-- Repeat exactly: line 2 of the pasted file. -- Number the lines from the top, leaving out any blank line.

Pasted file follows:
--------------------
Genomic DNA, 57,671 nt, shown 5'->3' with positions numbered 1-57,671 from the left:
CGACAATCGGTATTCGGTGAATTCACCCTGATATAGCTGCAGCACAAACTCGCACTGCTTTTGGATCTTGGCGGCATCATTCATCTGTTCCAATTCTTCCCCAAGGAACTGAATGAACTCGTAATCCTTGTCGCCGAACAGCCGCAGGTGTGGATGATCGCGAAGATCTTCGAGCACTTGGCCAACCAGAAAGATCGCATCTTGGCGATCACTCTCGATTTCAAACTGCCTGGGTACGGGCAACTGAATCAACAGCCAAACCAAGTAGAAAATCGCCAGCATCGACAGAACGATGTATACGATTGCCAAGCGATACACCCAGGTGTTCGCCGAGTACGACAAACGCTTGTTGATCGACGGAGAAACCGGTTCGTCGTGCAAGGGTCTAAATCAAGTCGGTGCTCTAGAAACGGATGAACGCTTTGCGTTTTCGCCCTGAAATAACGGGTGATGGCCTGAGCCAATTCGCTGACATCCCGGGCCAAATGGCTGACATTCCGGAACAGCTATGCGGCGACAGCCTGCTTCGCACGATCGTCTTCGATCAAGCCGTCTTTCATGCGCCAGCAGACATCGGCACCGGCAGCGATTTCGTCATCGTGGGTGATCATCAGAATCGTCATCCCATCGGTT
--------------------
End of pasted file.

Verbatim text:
CGACAATCGGTATTCGGTGAATTCACCCTGATATAGCTGCAGCACAAACTCGCACTGCTTTTGGATCTTGGCGGCATCATTCATCTGTTCCAATTCTTCCCCAAGGAACTGAATGAACTCGTAATCCTTGTCGCCGAACAGCCGCAGGTGTGGATGATCGCGAAGATCTTCGAGCACTTGGCCAACCAGAAAGATCGCATCTTGGCGATCACTCTCGATTTCAAACTGCCTGGGTACGGGCAACTGAATCAACAGCCAAACCAAGTAGAAAATCGCCAGCATCGACAGAACGATGTATACGATTGCCAAGCGATACACCCAGGTGTTCGCCGAGTACGACAAACGCTTGTTGATCGACGGAGAAACCGGTTCGTCGTGCAAGGGTCTAAATCAAGTCGGTGCTCTAGAAACGGATGAACGCTTTGCGTTTTCGCCCTGAAATAACGGGTGATGGCCTGAGCCAATTCGCTGACATCCCGGGCCAAATGGCTGACATTCCGGAACAGCTATGCGGCGACAGCCTGCTTCGCACGATCGTCTTCGATCAAGCCGTCTTTCATGCGCCAGCAGACATCGGCACCGGCAGCGATTTCGTCATCGTGGGTGATCATCAGAATCGTCATCCCATCGGTT